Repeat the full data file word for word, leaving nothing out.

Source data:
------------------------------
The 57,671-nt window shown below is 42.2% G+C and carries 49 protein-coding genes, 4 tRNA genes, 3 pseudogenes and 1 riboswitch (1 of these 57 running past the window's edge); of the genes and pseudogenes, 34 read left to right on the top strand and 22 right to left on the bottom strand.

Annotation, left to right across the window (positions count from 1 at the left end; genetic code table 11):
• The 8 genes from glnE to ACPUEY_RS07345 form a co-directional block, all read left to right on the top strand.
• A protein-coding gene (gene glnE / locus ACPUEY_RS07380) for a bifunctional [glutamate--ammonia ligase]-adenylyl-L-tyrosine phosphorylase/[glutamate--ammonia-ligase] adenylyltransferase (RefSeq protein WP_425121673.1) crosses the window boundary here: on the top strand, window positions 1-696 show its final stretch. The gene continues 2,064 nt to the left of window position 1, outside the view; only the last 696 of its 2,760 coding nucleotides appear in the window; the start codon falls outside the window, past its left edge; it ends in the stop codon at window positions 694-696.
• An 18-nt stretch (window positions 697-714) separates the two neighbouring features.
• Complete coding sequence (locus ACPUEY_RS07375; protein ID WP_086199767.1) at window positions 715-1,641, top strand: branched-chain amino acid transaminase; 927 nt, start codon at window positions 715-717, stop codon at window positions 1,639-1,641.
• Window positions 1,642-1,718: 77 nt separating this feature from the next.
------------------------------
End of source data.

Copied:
The 57,671-nt window shown below is 42.2% G+C and carries 49 protein-coding genes, 4 tRNA genes, 3 pseudogenes and 1 riboswitch (1 of these 57 running past the window's edge); of the genes and pseudogenes, 34 read left to right on the top strand and 22 right to left on the bottom strand.

Annotation, left to right across the window (positions count from 1 at the left end; genetic code table 11):
• The 8 genes from glnE to ACPUEY_RS07345 form a co-directional block, all read left to right on the top strand.
• A protein-coding gene (gene glnE / locus ACPUEY_RS07380) for a bifunctional [glutamate--ammonia ligase]-adenylyl-L-tyrosine phosphorylase/[glutamate--ammonia-ligase] adenylyltransferase (RefSeq protein WP_425121673.1) crosses the window boundary here: on the top strand, window positions 1-696 show its final stretch. The gene continues 2,064 nt to the left of window position 1, outside the view; only the last 696 of its 2,760 coding nucleotides appear in the window; the start codon falls outside the window, past its left edge; it ends in the stop codon at window positions 694-696.
• An 18-nt stretch (window positions 697-714) separates the two neighbouring features.
• Complete coding sequence (locus ACPUEY_RS07375; protein ID WP_086199767.1) at window positions 715-1,641, top strand: branched-chain amino acid transaminase; 927 nt, start codon at window positions 715-717, stop codon at window positions 1,639-1,641.
• Window positions 1,642-1,718: 77 nt separating this feature from the next.